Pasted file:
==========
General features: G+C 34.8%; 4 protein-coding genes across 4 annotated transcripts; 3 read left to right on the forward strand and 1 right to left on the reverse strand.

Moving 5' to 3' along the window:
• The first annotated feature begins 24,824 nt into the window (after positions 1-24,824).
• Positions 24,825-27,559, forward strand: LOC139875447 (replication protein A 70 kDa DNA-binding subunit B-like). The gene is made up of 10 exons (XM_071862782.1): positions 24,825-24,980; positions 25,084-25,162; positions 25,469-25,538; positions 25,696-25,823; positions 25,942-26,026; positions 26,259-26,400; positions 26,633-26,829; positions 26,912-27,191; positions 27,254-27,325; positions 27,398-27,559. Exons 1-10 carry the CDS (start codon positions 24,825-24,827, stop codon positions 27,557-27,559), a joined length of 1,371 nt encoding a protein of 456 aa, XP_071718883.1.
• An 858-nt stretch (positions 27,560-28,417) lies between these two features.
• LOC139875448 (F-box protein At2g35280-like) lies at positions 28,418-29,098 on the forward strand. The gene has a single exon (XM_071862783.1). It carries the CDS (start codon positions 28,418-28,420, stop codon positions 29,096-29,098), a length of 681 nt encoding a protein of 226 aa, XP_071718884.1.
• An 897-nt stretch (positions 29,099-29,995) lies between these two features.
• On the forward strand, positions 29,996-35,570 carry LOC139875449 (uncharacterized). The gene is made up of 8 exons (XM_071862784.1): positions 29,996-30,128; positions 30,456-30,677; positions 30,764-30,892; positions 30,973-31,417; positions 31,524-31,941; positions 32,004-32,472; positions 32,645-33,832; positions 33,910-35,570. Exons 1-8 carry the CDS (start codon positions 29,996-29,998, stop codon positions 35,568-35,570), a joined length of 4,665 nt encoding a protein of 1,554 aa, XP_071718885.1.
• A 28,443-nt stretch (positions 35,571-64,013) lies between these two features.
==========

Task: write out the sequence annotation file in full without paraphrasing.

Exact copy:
General features: G+C 34.8%; 4 protein-coding genes across 4 annotated transcripts; 3 read left to right on the forward strand and 1 right to left on the reverse strand.

Moving 5' to 3' along the window:
• The first annotated feature begins 24,824 nt into the window (after positions 1-24,824).
• Positions 24,825-27,559, forward strand: LOC139875447 (replication protein A 70 kDa DNA-binding subunit B-like). The gene is made up of 10 exons (XM_071862782.1): positions 24,825-24,980; positions 25,084-25,162; positions 25,469-25,538; positions 25,696-25,823; positions 25,942-26,026; positions 26,259-26,400; positions 26,633-26,829; positions 26,912-27,191; positions 27,254-27,325; positions 27,398-27,559. Exons 1-10 carry the CDS (start codon positions 24,825-24,827, stop codon positions 27,557-27,559), a joined length of 1,371 nt encoding a protein of 456 aa, XP_071718883.1.
• An 858-nt stretch (positions 27,560-28,417) lies between these two features.
• LOC139875448 (F-box protein At2g35280-like) lies at positions 28,418-29,098 on the forward strand. The gene has a single exon (XM_071862783.1). It carries the CDS (start codon positions 28,418-28,420, stop codon positions 29,096-29,098), a length of 681 nt encoding a protein of 226 aa, XP_071718884.1.
• An 897-nt stretch (positions 29,099-29,995) lies between these two features.
• On the forward strand, positions 29,996-35,570 carry LOC139875449 (uncharacterized). The gene is made up of 8 exons (XM_071862784.1): positions 29,996-30,128; positions 30,456-30,677; positions 30,764-30,892; positions 30,973-31,417; positions 31,524-31,941; positions 32,004-32,472; positions 32,645-33,832; positions 33,910-35,570. Exons 1-8 carry the CDS (start codon positions 29,996-29,998, stop codon positions 35,568-35,570), a joined length of 4,665 nt encoding a protein of 1,554 aa, XP_071718885.1.
• A 28,443-nt stretch (positions 35,571-64,013) lies between these two features.